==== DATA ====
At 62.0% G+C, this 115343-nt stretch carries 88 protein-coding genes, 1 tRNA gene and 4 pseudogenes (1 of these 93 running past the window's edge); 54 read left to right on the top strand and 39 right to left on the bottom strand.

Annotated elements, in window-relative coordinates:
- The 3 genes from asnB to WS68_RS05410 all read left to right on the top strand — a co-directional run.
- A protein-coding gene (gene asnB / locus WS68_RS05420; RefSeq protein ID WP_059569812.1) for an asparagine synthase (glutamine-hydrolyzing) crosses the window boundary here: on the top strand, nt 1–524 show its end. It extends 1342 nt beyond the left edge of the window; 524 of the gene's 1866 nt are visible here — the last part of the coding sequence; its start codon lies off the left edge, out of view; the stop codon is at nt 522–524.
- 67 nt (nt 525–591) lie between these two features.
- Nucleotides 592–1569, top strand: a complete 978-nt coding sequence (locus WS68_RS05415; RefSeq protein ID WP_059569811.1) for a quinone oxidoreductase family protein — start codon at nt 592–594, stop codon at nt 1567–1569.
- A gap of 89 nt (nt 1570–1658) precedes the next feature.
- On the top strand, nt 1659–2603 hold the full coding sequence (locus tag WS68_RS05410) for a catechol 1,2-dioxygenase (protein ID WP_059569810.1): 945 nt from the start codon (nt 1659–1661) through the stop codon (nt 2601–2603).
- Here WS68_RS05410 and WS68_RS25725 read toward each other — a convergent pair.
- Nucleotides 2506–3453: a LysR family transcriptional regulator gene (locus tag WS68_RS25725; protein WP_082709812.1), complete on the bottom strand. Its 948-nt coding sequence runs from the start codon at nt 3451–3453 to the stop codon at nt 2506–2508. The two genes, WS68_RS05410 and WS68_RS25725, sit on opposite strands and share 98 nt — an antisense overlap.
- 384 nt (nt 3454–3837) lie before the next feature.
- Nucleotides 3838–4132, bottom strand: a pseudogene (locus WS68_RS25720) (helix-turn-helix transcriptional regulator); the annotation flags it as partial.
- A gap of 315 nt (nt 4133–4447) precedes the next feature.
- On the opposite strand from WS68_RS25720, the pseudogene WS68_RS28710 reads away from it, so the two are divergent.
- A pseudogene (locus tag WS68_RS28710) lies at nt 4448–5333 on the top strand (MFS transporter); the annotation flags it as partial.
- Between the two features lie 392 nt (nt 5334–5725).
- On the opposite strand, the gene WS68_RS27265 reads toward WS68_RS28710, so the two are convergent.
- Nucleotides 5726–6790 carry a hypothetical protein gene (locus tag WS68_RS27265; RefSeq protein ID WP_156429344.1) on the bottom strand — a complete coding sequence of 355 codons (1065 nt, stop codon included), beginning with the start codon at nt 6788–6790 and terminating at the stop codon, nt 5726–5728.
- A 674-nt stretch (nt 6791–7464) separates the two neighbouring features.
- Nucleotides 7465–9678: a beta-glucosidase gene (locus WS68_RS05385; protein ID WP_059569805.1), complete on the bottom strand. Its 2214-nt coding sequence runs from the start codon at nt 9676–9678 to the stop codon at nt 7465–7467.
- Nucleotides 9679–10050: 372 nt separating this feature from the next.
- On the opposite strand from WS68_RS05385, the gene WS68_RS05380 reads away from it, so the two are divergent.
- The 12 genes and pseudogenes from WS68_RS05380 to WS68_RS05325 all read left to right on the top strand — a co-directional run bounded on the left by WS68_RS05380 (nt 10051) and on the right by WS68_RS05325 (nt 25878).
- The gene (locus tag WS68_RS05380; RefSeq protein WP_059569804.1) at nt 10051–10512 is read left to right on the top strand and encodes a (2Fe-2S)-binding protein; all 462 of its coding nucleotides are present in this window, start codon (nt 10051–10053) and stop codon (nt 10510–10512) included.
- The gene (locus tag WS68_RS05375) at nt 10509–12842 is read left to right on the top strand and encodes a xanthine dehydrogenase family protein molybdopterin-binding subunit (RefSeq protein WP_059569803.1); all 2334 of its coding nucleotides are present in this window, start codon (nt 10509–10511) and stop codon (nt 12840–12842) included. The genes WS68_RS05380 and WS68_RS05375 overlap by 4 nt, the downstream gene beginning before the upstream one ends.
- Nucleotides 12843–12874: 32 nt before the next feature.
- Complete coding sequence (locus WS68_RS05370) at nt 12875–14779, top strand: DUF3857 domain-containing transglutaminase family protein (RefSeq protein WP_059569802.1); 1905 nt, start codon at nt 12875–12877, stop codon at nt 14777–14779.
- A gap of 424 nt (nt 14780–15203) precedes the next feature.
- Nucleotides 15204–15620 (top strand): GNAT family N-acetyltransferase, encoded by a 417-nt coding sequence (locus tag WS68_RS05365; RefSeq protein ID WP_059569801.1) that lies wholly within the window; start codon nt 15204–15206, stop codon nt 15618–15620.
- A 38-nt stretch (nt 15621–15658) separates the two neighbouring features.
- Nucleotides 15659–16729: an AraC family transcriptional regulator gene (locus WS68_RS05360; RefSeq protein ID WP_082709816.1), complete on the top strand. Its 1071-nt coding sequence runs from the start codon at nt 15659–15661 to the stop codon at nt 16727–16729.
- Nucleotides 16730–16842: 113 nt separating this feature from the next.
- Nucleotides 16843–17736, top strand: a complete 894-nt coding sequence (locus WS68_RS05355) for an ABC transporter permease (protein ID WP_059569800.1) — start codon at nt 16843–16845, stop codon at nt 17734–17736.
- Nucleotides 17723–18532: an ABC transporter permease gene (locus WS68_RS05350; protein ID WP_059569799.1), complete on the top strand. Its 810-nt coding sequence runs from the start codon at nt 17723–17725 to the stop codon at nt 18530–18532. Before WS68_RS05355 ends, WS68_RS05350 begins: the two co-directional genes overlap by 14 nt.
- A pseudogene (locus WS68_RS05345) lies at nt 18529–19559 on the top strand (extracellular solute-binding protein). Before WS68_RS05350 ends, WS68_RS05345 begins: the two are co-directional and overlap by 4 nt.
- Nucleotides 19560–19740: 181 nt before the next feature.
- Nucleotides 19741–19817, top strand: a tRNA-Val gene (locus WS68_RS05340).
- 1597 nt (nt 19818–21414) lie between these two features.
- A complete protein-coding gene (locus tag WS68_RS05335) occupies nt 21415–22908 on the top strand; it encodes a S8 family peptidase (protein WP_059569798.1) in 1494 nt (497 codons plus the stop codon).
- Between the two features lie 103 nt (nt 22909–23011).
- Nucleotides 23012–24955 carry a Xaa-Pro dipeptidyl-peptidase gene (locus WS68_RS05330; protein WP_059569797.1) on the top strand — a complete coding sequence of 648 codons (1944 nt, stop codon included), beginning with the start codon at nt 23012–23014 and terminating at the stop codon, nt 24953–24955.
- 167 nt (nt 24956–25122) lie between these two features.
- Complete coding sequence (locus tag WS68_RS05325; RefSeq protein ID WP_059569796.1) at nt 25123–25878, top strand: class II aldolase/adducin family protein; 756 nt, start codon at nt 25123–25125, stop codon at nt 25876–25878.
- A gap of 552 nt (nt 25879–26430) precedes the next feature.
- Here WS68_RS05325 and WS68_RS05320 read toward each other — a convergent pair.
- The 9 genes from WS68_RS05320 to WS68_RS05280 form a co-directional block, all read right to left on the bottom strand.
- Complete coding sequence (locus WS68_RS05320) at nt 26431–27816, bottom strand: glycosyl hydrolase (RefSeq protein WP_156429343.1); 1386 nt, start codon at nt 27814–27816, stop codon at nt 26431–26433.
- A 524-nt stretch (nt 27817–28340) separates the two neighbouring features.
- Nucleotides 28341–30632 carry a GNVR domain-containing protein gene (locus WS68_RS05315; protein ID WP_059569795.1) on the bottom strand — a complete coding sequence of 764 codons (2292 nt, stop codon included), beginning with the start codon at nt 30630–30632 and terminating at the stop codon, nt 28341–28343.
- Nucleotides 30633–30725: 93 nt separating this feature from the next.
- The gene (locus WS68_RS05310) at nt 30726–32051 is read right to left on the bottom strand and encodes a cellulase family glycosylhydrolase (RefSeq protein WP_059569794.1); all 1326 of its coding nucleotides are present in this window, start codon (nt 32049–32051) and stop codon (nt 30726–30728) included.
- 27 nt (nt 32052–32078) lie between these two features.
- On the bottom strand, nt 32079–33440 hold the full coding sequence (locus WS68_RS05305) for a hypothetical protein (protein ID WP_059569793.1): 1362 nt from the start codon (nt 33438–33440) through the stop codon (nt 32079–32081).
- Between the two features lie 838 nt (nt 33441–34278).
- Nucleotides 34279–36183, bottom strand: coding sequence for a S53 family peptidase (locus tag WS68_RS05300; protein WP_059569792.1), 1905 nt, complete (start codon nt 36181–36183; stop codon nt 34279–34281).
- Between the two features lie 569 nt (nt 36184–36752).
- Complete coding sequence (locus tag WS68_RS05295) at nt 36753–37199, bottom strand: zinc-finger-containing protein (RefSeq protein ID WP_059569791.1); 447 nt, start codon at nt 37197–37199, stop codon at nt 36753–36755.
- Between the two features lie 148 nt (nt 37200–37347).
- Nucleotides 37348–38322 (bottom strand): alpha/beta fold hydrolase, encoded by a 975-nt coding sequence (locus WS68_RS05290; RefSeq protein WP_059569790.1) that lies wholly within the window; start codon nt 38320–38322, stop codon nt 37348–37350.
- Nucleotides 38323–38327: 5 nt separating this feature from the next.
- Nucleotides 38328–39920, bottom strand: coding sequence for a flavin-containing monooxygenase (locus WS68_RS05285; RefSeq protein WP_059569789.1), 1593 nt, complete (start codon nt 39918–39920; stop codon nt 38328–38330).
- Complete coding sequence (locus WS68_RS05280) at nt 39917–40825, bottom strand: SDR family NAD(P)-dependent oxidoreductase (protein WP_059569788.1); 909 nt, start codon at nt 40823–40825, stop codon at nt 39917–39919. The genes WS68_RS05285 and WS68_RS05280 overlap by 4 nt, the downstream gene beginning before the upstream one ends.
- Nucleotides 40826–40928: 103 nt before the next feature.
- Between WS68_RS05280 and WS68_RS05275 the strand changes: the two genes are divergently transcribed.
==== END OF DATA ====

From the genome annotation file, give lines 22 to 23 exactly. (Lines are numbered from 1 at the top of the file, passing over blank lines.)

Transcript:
- On the opposite strand from WS68_RS05385, the gene WS68_RS05380 reads away from it, so the two are divergent.
- The 12 genes and pseudogenes from WS68_RS05380 to WS68_RS05325 all read left to right on the top strand — a co-directional run bounded on the left by WS68_RS05380 (nt 10051) and on the right by WS68_RS05325 (nt 25878).